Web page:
He to lips, that fondly falter,

Presses his without reproof:
Leads her to the village altar,

And they leave her father's roof. I can make no marriage present :

Little can I give my wife.
Love will make our cottage pleasant,

And I love thee more than life."
They by parks and lodges going

See the lorilly castles stand :
Summer woods, about them blowing,

Made a murmur in the land.
From deep thought himself he rouses

Says to her that loves him well,
“Let us see these handsome houses

Where the wealthy nobles dwell."

She clad herself in a russet gown,

She was no longer Lady Clare :
She went by dale, and she went by down,

With a single rose in her hair.
The lily-white doe Lord Ronald had

brought
Leapt up from where she lay,
Dropt her head in the maiden's hand,

And follow'd her all the way.

So she goes by him attended,

Faint she grew, and ever fainter, Hears him lovingly converse,

And she murmur'd, “O, that he Sees whatever fair and splendid

Were once more that landscape-painter, Lay betwixt his home and hers; Which did win my heart from me!" Parks with oak and chestnut shady, So she droop'd and droop'd before him, Parks and order'd gardens great,

Fading slowly from his side : Ancient homes of lord and lady,

Three fair children first she bore him, Built for pleasure and for state.

Then before her time she died. All he shows her makes him dearer : Weeping, weeping late and early, Evermore she seems to gaze

Walking up and pacing down, On that cottage growing nearer, | Deeply mourn'd the Lord of Burleigh, Where they twain will spend their Burleigh-house by Stamford-town. days.

And he came to look upon her, O but she will love him truly !

And he look'd at her and said, He shall have a cheerful home; “Bring the dress and put it on her, She will order all things duly,

That she wore when she was wed." When beneath his roof they come. Then her people, softly treading, Thus her heart rejoices greatly,

Bore to earth her body, drest Till a gateway she discerns

In the dress that she was wed in,
With armorial bearings stately,

That her spirit might have rest.
And beneath the gate she turns ;
Sees a mansion more majestic
Than all those she saw before :

SIR LAUNCELOT AND QUEEN Many a gallant gay domestic

GUINEVERE.
Bows before him at the door.

A FRAGMENT.
And they speak in gentle murmur,
When they answer to his call,

LIKE souls that balance joy and pain, While he treads with footstep firmer,

With tears and smiles from heaven again Leading on from hall to hall.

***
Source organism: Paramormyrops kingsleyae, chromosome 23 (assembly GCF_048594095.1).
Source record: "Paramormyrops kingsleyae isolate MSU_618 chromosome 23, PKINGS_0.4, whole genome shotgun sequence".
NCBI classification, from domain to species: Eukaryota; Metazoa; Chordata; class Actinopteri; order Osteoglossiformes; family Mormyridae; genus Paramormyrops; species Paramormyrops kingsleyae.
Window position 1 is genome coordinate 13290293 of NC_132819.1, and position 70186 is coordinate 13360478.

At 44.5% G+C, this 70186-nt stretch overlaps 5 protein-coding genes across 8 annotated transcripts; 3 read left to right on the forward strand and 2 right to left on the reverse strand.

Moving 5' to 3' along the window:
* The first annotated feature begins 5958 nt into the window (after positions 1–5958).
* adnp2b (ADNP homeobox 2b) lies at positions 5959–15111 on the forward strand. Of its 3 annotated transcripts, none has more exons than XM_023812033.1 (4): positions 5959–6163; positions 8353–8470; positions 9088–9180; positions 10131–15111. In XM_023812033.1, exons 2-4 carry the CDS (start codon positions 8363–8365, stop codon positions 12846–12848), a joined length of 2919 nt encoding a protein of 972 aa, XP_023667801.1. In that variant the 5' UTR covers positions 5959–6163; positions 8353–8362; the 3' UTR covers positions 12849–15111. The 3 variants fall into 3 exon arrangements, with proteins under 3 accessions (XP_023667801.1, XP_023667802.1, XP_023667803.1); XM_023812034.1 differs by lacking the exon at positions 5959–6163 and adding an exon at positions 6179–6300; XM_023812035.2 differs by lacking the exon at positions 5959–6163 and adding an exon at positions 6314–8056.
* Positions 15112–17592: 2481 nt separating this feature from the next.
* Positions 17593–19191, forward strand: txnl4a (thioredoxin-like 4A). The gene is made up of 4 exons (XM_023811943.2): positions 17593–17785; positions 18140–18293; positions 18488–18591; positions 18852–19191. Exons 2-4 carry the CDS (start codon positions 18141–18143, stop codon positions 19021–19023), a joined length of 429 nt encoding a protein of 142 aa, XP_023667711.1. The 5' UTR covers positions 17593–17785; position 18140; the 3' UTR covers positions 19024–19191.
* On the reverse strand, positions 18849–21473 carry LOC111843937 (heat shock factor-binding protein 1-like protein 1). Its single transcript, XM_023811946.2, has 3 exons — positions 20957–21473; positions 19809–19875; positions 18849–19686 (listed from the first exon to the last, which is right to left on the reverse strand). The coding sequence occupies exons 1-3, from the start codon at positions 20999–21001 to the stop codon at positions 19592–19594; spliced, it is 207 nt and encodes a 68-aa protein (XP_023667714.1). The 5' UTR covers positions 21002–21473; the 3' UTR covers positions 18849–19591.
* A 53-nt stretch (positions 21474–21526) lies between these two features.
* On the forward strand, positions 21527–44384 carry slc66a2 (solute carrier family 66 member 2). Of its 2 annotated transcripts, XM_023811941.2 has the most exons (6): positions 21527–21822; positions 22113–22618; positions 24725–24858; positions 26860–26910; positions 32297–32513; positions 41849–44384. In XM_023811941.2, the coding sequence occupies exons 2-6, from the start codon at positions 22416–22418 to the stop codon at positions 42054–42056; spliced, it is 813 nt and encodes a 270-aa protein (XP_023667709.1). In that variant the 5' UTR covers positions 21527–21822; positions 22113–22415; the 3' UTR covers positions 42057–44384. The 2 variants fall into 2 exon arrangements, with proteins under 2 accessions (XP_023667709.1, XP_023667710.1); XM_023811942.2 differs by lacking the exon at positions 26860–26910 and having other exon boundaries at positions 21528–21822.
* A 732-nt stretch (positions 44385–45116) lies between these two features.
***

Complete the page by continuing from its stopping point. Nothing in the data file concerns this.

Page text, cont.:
The maiden Spring upon the plain And, while now she wonders blindly,

Came in a sun-lit fall of rain. Nor the meaning can divine,

In crystal vapor everywhere Proudly turns he round and kindly,

Blue isles of heaven laugh'd between, “All of this is mine and thine.'

And far, in forest-deeps unseen, Here he lives in state and bounty,

The topmost elmtree gather'd green Lord of Burleigh, fair and free,

From draughts of balmy air. Not a lord in all the county

Sometimes the linnet piped his song: Is so great a lord as he.

Sometimes the throstle whistled strong: All at once the color flushes

Sometimes the sparhawk, wheel'd along, Her sweet face from brow to chin :

Hush'd all the groves from fear of wrong: As it were with shame she blushes,

| By grassy capes with fuller sound And her spirit changed within.

In curves the yellowing river ran,
Then her countenance all over
Pale again as death did prove :

And drooping chestnut-buds began

To spread into the perfect fan,
But he clasp'd her like a lover,

Above the teeming ground.
And he cheer'd her soul with love.
So she strove against her weakness,

Then, in the boyhood of the year,
Tho' at times her spirit sank :

Sir Launcelot and Queen Guinevere Shaped her heart with woman's meekness Rode thro' the coverts of the deer, To all duties of her rank :

With blissful treble ringing clear. And a gentle consort made he,

She seem'd a part of joyous Spring : And her gentle mind was such

A gown of grass-green silk she wore, That she grew a noble lady,

Buckled with golden clasps before ; And the people loved her much.

A light-green tuft of plumes she bore But a trouble weigh'd upon her,

Closed in a golden ring.
And perplex'd her, night and morn,
With the burden of an honor

Now on some twisted ivy-net,
Unto which she was not born. | Now by some tinkling rivulet,